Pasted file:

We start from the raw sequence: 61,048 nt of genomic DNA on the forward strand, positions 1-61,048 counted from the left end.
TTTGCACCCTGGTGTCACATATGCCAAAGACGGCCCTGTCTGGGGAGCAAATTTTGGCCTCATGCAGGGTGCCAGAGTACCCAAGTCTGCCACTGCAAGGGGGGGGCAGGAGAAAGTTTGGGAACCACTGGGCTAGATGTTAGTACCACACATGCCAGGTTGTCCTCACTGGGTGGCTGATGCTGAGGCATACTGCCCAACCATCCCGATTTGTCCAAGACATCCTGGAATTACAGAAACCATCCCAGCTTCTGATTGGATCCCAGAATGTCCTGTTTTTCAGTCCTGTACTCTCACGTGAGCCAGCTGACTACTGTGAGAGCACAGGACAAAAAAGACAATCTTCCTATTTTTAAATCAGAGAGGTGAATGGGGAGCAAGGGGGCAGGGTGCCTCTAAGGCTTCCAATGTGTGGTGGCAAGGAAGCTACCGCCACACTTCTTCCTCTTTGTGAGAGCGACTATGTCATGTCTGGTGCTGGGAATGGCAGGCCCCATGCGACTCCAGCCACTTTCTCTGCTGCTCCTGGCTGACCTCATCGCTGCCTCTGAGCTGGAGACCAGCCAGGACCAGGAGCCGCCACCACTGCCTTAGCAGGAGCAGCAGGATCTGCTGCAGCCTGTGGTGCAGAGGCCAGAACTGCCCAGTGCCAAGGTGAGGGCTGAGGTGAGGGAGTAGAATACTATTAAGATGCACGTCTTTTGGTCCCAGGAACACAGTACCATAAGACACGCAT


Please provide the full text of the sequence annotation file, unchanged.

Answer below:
We start from the raw sequence: 61,048 nt of genomic DNA on the forward strand, positions 1-61,048 counted from the left end.
TTTGCACCCTGGTGTCACATATGCCAAAGACGGCCCTGTCTGGGGAGCAAATTTTGGCCTCATGCAGGGTGCCAGAGTACCCAAGTCTGCCACTGCAAGGGGGGGGCAGGAGAAAGTTTGGGAACCACTGGGCTAGATGTTAGTACCACACATGCCAGGTTGTCCTCACTGGGTGGCTGATGCTGAGGCATACTGCCCAACCATCCCGATTTGTCCAAGACATCCTGGAATTACAGAAACCATCCCAGCTTCTGATTGGATCCCAGAATGTCCTGTTTTTCAGTCCTGTACTCTCACGTGAGCCAGCTGACTACTGTGAGAGCACAGGACAAAAAAGACAATCTTCCTATTTTTAAATCAGAGAGGTGAATGGGGAGCAAGGGGGCAGGGTGCCTCTAAGGCTTCCAATGTGTGGTGGCAAGGAAGCTACCGCCACACTTCTTCCTCTTTGTGAGAGCGACTATGTCATGTCTGGTGCTGGGAATGGCAGGCCCCATGCGACTCCAGCCACTTTCTCTGCTGCTCCTGGCTGACCTCATCGCTGCCTCTGAGCTGGAGACCAGCCAGGACCAGGAGCCGCCACCACTGCCTTAGCAGGAGCAGCAGGATCTGCTGCAGCCTGTGGTGCAGAGGCCAGAACTGCCCAGTGCCAAGGTGAGGGCTGAGGTGAGGGAGTAGAATACTATTAAGATGCACGTCTTTTGGTCCCAGGAACACAGTACCATAAGACACGCAT